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Ezekiel Elliott Ruling Signals New Era for NFL in Confronting Domestic Violence

Mike Freeman

For one of the few times ever, the NFL took the word of a woman who said she was physically abused over the word of one of its stars.

That is the only true conclusion you can draw from the six-game suspension of Cowboys running back Ezekiel Elliott, which the league announced Friday. This day, in many ways, is a historic one. It's also a good one.

The NFL, after a sea of inconsistent, self-serving and utterly idiotic decisions relating to its players and domestic violence, may have finally gotten one right.

More than that, the league seems to be making a key new statement with the suspension: Don't even be on the fringe of this discussion, or you will incur the full wrath of a recently woke NFL on the issue of domestic violence.

In the past, the NFL rarely believed women who said they'd been physically abused by a player, particularly a star. Domestic violence was an inconvenience. The women were an afterthought. Not every time but in most instances. Ben Roethlisberger was suspended six games following sexual assault allegations in 2010.

But since then, the NFL has been a joke on this issue and handled a number of cases so poorly a textbook could be written called "How To Screw Up A Domestic Violence Investigation." It gave every break to Ray Rice. Greg Hardy got a second chance after abusing his girlfriend. Josh Brown, the former Giants kicker, was suspended just one game despite admitting to horrendous abuse of his wife.

The NFL didn't care about domestic violence. It simply didn't. That's a fact.

Then came this case and a six-game suspension of Elliott, and these words about Tiffany Thompson from former New Jersey Attorney General Peter Harvey, one of four external advisers to the NFL.

"She was a victim and survivor."

Harvey said that during a conference call with the media, and after hearing it, I almost fell out of my chair. I'm not saying no one in the NFL has ever spoken like that before, but I can't recall it; and if anyone has, it's been a long time.

The NFL has gone from ignoring the issue, to burying it, to obfuscating, to "she was a victim and survivor."

Again, the point here is we may be in a new NFL world, where the league begins consistently and severely punishing players anywhere near this issue.

What happened in this case is important, and historic, and the NFL got it right. For once, it got it right.

Now, because of the NFL's past track record on this issue, caution should be noted. We've heard the NFL talk about its evidence before, in these and other cases. Remember, the evidence was supposed to be airtight in Deflategate, and as the threads on the league's evidence were pulled, what was left was a raggedy mess.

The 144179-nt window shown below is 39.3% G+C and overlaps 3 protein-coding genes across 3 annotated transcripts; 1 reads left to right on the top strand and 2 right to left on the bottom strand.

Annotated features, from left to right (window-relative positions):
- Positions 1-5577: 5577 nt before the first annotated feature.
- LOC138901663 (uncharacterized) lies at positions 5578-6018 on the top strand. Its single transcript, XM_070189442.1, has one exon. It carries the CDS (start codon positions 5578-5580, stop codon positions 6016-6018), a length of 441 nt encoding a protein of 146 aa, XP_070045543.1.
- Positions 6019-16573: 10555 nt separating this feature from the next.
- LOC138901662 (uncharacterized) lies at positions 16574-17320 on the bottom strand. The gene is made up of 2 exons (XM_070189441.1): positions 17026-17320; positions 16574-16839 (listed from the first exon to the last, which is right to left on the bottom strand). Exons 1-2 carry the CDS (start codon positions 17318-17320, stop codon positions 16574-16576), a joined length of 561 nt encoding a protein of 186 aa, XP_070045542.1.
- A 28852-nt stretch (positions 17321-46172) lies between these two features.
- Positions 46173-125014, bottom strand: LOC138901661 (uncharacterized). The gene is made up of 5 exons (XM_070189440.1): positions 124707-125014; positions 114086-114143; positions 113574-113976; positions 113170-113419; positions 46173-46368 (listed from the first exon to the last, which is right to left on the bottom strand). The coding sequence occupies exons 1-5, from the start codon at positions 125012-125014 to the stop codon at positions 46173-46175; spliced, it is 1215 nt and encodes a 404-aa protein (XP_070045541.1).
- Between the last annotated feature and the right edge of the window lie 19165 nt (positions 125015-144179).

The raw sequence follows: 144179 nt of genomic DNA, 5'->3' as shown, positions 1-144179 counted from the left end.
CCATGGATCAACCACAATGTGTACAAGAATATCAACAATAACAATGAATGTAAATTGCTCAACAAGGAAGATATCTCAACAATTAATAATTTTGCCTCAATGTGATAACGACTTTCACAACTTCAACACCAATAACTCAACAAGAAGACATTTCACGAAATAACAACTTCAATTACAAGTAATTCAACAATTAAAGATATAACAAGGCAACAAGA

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It's possible the evidence in this case could end up weak. That may be why Jerry Jones felt so confident in recent weeks, saying (including to TMZ Sports) he didn't believe Elliott had done anything wrong. One source close to Jones told me Friday that after the suspension, Jones is "as angry as I've ever seen him."

So could this be another NFL scam? Maybe. But this seems different. Dramatically different.

Elliott is one of the league's bright young stars, and Jones is its most powerful owner. Roger Goodell is taking on an even more powerful owner than Robert Kraft.

On the conference call, the NFL put forward a compelling case for suspension. Harvey said the league's proof included an interview with Thompson, as well as a review of photographs the NFL says she took of her injuries.

The league took those photographs to experts, and the NFL says those experts verified not just their authenticity but testified how those injuries would have occurred.

The league said in its letter to Elliott, written by Todd Jones, the league's special counsel for conduct, that three incidents happened. On July 17, the NFL says, Elliott attacked Thompson at the Canvasback Lane apartments in Columbus, Ohio, causing injuries to her arms, neck and shoulders. On July 19, the NFL says, there was another altercation at the Canvasback Lane apartments, causing injuries to Thompson's face, arms, wrist and hands. On July 21, the NFL says, there was a third incident at the Canvasback Lane apartments. 

"You used physical force that caused injuries to Ms. Thompson's face, neck, arms, knee and hips," the letter says.

The NFL also made a point to call Elliott's actions at a St. Patrick's Day parade, where he pulled down a woman's top, "inappropriate and disturbing" and said it "reflected a lack of respect for women."

That language, again, is interesting.

As part of its decision-making process, the league assembled a four-person advisory panel of outside experts: Harvey; Ken Houston, a Hall of Famer who spent 14 years in the league; Tonya Lovelace, the chief executive officer of The Women of Color Network; and Mary Jo White, the former United States attorney and former Chair of the Securities and Exchange Commission.

There were two other big things. The NFL took over a year to investigate this. It wasn't a rush to any judgment, and Goodell mostly took a backseat during the entire process.

So if the NFL is lying in this case, or exaggerating, it's a hell of a lie.

I don't think it is. Possibly, this is a simple case. The NFL, effectively, believes a woman who says she was abused, a rarity in this sport.

The other, larger message the NFL sent is more potent:

We finally give a damn.


Mike Freeman covers the NFL for Bleacher Report.


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